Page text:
New firm investing US$600 m in port upgrade

Kingston Container Terminal

THE Government and Terminal Link CMA CGM consortium yesterday signed a concession agreement under which the French company will invest US$600 million to upgrade and expand Kingston Container Terminal (KCT) and operate it for 30 years under the banner of a newly formed company -- Kingston Freeport Terminal Ltd (KFTL) -- before transferring it back to Jamaica.

The investors will also spend US$130 million to dredge Kingston Harbour, a move that Prime Minister Portia Simpson Miller, as well as Transport and Works Minister Dr Omar Davies said would free the country's balance sheet of additional debt.

The dredging will also allow Jamaica to accommodate post-Panamax vessels which will start entering the Caribbean when expansion work on the Panama Canal is completed.

Before signing the deal with Terminal Link President Farid Salem at Jamaica House yesterday, Minister Davies explained that the expansion and upgrading work will be carried out in two phases.

Phase one will see Terminal Link investing US$460 million on reinforcing 120 metres of the berth to meet Euro codes 2004. In addition, 800 metres of the berth will be reinforced to a depth of 15.5 metres.

The US$200-million balance will be spent on phase two of the expansion and upgrading work.

Davies recalled that when he assumed the portfolio in 2012, the divestment of the port was one of three major projects that the Government wanted to implement as quickly as possible.

"Significantly, I remember that CMA CGM had submitted an unsolicited bid and discussions had started. However, the Office of the Contractor General had some concerns about this method of procurement and the process was suspended," Davies said.

"Over time there were other expressions of interest and the decision was taken to invite submissions from a number of global terminal operators. Five such companies responded to our invitation and three were pre-qualified. Of the three, Terminal Link CMA CGM was the only one to respond to the bid invitation.

"The irony of the situation is that we started with one unsolicited proposal, and three years later we are about to sign with the same group," Davies added.

"The negotiations have been long, but I do believe our major objectives have been accomplished. One, we have a global terminal operator linked with a major container shipping line which are the leaders in their field," Davies said.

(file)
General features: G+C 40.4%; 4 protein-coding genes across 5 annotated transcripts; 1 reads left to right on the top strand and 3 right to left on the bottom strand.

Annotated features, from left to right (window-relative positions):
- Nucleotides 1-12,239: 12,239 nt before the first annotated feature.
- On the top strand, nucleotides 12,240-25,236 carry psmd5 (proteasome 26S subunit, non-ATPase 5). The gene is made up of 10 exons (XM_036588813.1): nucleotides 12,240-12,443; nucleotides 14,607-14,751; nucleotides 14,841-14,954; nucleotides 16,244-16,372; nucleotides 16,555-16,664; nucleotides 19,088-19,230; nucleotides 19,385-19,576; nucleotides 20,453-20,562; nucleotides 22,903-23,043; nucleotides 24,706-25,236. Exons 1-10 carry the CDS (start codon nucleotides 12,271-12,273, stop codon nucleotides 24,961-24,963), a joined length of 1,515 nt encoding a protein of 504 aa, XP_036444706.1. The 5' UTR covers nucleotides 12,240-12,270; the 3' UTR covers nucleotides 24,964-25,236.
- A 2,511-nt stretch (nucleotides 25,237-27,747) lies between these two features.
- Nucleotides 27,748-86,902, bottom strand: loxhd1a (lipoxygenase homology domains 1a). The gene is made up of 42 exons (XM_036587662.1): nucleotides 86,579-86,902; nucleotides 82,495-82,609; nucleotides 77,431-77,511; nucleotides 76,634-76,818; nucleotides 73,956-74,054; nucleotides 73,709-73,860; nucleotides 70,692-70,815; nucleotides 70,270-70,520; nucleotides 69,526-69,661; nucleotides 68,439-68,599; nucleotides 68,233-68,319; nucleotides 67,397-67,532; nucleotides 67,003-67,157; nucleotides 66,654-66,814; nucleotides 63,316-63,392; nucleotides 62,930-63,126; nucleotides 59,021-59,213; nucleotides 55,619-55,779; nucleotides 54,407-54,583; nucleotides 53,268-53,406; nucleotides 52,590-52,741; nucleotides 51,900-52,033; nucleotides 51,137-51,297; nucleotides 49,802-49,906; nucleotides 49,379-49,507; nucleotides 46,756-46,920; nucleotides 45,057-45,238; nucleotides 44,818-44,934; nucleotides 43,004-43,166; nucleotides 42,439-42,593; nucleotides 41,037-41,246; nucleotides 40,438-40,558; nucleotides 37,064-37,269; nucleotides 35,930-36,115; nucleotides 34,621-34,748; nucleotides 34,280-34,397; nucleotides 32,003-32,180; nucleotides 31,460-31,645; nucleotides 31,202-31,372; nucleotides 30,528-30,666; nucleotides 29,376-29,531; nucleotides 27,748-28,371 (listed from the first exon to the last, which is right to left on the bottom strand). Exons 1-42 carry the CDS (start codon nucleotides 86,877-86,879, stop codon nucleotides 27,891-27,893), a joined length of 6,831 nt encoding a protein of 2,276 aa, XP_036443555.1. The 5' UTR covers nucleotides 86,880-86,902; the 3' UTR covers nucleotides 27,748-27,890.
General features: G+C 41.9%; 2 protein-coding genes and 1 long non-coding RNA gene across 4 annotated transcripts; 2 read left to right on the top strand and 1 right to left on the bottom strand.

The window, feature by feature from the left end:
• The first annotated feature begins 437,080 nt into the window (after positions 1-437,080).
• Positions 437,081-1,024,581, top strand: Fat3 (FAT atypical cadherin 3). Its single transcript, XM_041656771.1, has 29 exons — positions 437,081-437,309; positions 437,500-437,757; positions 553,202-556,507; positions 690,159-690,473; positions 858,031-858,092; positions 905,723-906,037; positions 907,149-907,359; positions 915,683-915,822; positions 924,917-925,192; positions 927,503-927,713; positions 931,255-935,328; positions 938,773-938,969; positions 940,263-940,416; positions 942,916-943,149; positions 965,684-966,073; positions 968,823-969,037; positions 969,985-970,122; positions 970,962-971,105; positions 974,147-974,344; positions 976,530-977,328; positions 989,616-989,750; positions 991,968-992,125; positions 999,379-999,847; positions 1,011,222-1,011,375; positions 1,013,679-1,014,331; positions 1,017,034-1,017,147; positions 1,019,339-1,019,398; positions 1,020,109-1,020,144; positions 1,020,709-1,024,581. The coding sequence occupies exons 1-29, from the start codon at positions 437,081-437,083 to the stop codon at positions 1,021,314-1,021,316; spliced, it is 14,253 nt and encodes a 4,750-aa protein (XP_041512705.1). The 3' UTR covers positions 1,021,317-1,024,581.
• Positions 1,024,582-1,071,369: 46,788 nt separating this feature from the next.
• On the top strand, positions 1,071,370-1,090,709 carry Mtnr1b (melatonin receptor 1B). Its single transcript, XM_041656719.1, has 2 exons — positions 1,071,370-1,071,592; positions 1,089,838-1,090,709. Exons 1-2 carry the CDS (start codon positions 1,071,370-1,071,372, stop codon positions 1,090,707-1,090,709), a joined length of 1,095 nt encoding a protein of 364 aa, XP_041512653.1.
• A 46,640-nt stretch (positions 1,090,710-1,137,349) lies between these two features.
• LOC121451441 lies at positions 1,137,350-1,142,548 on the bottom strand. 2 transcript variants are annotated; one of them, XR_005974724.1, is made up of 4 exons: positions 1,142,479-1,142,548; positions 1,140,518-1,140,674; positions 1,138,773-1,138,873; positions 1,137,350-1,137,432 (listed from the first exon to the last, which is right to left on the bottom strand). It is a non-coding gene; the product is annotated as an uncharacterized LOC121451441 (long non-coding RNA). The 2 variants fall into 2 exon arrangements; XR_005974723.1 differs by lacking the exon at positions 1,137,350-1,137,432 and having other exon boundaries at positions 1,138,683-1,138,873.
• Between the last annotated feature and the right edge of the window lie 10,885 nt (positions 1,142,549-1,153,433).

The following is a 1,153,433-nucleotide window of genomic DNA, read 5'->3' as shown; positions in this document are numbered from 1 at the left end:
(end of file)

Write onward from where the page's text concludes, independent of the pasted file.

"Second, we have a multi-user port and we are clear that any legitimate shipping line can participate and utilise the facilities.

"Third, the cost of dredging will be assumed by the concessionaire, freeing the Government from this financial obligation," Davies said.

Salem, in his remarks, pointed out that CMA CGM is the world's third largest shipping company with 445 vessels serving more than 100 ports globally.

He said that his company has a long history of relationship with the Caribbean and described Jamaica as a strategic port for shipping lines.

"We like Jamaica. There is governance and security in this country and this is a good environment for employees and employers," Salem said, adding that his company has ambitious plans for the development of the port.

The use of the word Freeport in the new operating company's name, he said, was strategic, as they intend to attract investment, light industry and processing services.

Welcoming the investment, Prime Minister Simpson Miller reiterated that Jamaica was open for business.

"As Government, we will be continuing our efforts to improve the business climate, adding to recent measures in our global marketing as a place where it is easy to do business," she said.

"This is a major development which will have significant benefits for the country, and is an important component for the logistics hub," Simpson Miller added and commended the members of the divestment team.

Port Authority of Jamaica President Professor Gordon Shirley, who played a major role in the divestment talks, said the benefits of the agreement are that Kingston will remain a regional and international port... in partnership with one of the top-tier terminal port operators that have a very aggressive set of growth plans that they are pursuing.

"It also means that the shipping lines now have a firm time period for the works to be completed in Kingston and they can plan accordingly," Shirley said.

He also explained that the KCT workers who will be employed by the new firm "will be exposed to the best-in-class technology and techniques".

Published Date: 
Wednesday, April 8, 2015